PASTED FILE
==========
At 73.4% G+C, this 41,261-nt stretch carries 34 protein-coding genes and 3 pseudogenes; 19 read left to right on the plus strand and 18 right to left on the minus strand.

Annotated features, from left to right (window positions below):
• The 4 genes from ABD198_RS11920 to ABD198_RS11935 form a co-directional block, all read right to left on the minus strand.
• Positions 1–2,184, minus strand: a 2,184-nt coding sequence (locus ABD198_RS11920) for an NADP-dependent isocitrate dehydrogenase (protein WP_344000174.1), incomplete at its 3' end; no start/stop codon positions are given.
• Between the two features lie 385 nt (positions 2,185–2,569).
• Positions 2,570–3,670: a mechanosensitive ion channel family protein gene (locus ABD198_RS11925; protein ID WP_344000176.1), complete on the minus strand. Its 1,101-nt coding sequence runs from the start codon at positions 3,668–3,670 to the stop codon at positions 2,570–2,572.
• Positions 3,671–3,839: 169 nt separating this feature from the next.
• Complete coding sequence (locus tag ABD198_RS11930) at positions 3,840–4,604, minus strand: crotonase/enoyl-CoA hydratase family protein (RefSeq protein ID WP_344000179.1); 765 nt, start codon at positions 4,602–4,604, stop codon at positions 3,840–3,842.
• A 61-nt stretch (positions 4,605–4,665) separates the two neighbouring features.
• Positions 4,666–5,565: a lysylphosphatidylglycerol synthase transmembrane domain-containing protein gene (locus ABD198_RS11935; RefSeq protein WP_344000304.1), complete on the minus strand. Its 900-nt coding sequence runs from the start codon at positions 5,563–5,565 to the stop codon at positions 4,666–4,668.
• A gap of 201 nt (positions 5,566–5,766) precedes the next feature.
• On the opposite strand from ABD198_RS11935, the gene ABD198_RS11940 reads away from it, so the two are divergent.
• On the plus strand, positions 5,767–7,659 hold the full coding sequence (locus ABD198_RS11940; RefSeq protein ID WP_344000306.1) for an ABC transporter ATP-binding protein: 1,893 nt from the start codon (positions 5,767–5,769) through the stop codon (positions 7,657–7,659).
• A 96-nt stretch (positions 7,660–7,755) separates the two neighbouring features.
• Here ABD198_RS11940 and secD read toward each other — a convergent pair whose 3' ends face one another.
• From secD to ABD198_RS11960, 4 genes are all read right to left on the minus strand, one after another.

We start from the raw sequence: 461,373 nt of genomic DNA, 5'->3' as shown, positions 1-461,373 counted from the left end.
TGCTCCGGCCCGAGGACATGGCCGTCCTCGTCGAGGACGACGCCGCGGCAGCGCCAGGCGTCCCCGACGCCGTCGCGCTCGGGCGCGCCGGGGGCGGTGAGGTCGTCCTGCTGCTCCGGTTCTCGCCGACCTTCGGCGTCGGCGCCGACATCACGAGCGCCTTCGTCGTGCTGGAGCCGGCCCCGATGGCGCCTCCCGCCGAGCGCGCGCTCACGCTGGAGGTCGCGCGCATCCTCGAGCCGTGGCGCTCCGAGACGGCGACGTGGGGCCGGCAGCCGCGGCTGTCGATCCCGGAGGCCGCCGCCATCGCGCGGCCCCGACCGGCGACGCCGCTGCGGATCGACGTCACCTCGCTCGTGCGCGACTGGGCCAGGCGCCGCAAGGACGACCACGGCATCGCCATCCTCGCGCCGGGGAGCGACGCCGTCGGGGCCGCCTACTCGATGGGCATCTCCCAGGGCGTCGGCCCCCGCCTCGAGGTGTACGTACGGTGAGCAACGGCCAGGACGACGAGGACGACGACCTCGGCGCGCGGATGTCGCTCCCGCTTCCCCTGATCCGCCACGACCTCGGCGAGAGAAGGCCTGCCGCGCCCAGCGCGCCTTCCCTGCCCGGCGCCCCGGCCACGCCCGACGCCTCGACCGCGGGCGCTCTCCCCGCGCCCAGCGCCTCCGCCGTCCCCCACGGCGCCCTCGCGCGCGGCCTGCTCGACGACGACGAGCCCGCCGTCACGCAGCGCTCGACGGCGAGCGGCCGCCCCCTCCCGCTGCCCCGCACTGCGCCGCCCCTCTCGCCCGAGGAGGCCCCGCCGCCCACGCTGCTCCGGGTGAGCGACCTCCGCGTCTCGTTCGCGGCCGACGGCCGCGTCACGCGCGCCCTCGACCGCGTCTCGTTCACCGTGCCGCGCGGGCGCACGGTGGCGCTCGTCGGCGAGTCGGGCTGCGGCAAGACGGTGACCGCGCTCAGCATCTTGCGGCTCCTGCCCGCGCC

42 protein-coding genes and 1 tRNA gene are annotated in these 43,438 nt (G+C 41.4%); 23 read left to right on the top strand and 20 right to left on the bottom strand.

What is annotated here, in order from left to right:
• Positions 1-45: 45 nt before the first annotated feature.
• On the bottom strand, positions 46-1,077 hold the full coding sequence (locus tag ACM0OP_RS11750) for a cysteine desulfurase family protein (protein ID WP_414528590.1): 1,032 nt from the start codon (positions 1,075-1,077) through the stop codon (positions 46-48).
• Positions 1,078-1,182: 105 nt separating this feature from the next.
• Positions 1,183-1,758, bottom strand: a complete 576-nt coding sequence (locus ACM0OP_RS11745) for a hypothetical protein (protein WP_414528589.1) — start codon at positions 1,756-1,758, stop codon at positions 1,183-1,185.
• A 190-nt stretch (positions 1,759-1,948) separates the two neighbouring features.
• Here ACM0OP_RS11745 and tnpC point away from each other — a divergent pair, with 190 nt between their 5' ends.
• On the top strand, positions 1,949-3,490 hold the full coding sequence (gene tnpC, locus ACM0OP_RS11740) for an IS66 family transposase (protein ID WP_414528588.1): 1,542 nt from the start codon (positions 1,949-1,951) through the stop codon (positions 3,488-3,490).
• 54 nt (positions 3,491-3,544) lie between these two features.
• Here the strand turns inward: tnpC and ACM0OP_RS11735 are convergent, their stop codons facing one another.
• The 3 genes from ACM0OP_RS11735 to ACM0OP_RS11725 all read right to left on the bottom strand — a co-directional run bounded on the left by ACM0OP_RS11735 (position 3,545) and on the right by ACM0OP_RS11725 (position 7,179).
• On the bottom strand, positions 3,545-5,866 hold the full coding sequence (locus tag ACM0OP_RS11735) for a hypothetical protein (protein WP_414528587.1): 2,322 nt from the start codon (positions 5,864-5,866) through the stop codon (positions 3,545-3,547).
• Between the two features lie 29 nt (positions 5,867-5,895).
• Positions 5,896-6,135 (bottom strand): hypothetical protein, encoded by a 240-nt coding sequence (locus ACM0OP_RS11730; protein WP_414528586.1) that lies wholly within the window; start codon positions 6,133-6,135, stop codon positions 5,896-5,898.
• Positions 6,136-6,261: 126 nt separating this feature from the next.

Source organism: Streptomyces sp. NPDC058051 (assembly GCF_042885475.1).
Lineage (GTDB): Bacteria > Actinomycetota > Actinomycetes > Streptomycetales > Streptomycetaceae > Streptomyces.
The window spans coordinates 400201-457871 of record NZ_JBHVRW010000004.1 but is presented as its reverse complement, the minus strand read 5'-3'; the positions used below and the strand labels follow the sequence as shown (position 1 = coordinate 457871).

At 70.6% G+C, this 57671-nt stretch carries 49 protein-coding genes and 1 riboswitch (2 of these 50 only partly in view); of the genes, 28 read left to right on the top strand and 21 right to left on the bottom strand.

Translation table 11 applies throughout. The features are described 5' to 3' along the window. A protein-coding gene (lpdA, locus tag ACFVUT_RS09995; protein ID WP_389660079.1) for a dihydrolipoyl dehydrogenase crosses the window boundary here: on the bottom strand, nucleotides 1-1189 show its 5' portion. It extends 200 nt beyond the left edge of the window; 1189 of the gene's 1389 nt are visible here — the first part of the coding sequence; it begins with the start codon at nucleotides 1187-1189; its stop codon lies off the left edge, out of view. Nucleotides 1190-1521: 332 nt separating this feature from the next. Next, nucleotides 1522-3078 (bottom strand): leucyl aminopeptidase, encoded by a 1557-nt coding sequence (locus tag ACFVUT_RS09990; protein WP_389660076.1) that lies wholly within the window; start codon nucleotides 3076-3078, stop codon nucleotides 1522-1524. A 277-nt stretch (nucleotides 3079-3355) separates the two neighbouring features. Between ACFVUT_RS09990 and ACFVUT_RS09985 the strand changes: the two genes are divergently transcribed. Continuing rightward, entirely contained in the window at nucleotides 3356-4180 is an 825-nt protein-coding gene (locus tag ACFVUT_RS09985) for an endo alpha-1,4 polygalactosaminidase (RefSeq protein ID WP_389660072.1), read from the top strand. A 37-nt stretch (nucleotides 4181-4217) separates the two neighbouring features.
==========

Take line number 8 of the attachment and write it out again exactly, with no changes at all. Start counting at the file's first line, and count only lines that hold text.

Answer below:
• Complete coding sequence (locus tag ABD198_RS11930) at positions 3,840–4,604, minus strand: crotonase/enoyl-CoA hydratase family protein (RefSeq protein ID WP_344000179.1); 765 nt, start codon at positions 4,602–4,604, stop codon at positions 3,840–3,842.